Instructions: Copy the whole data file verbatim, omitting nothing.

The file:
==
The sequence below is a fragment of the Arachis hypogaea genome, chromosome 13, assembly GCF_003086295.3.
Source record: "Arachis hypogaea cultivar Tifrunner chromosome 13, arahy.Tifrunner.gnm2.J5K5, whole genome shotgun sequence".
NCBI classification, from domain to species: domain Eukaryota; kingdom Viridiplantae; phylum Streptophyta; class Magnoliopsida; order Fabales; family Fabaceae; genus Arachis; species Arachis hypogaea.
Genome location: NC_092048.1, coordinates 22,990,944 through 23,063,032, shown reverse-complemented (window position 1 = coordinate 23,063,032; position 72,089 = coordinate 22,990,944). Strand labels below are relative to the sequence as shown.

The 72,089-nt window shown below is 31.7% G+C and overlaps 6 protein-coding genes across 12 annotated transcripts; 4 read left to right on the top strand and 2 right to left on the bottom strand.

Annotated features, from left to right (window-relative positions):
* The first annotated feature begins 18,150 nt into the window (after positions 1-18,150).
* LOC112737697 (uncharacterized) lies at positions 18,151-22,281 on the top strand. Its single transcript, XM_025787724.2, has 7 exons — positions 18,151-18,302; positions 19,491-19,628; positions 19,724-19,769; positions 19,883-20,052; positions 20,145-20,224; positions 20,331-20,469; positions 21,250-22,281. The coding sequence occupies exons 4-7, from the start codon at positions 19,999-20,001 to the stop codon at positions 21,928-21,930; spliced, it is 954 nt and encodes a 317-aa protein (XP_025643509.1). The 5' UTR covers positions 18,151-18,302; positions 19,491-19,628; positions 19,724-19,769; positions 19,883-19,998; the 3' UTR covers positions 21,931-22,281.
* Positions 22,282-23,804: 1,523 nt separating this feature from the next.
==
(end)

The sequence below is a fragment of the Arachis hypogaea genome, chromosome 13, assembly GCF_003086295.3.
Source record: "Arachis hypogaea cultivar Tifrunner chromosome 13, arahy.Tifrunner.gnm2.J5K5, whole genome shotgun sequence".
NCBI classification, from domain to species: domain Eukaryota; kingdom Viridiplantae; phylum Streptophyta; class Magnoliopsida; order Fabales; family Fabaceae; genus Arachis; species Arachis hypogaea.
Genome location: NC_092048.1, coordinates 22,990,944 through 23,063,032, shown reverse-complemented (window position 1 = coordinate 23,063,032; position 72,089 = coordinate 22,990,944). Strand labels below are relative to the sequence as shown.

The 72,089-nt window shown below is 31.7% G+C and overlaps 6 protein-coding genes across 12 annotated transcripts; 4 read left to right on the top strand and 2 right to left on the bottom strand.

Annotated features, from left to right (window-relative positions):
* The first annotated feature begins 18,150 nt into the window (after positions 1-18,150).
* LOC112737697 (uncharacterized) lies at positions 18,151-22,281 on the top strand. Its single transcript, XM_025787724.2, has 7 exons — positions 18,151-18,302; positions 19,491-19,628; positions 19,724-19,769; positions 19,883-20,052; positions 20,145-20,224; positions 20,331-20,469; positions 21,250-22,281. The coding sequence occupies exons 4-7, from the start codon at positions 19,999-20,001 to the stop codon at positions 21,928-21,930; spliced, it is 954 nt and encodes a 317-aa protein (XP_025643509.1). The 5' UTR covers positions 18,151-18,302; positions 19,491-19,628; positions 19,724-19,769; positions 19,883-19,998; the 3' UTR covers positions 21,931-22,281.
* Positions 22,282-23,804: 1,523 nt separating this feature from the next.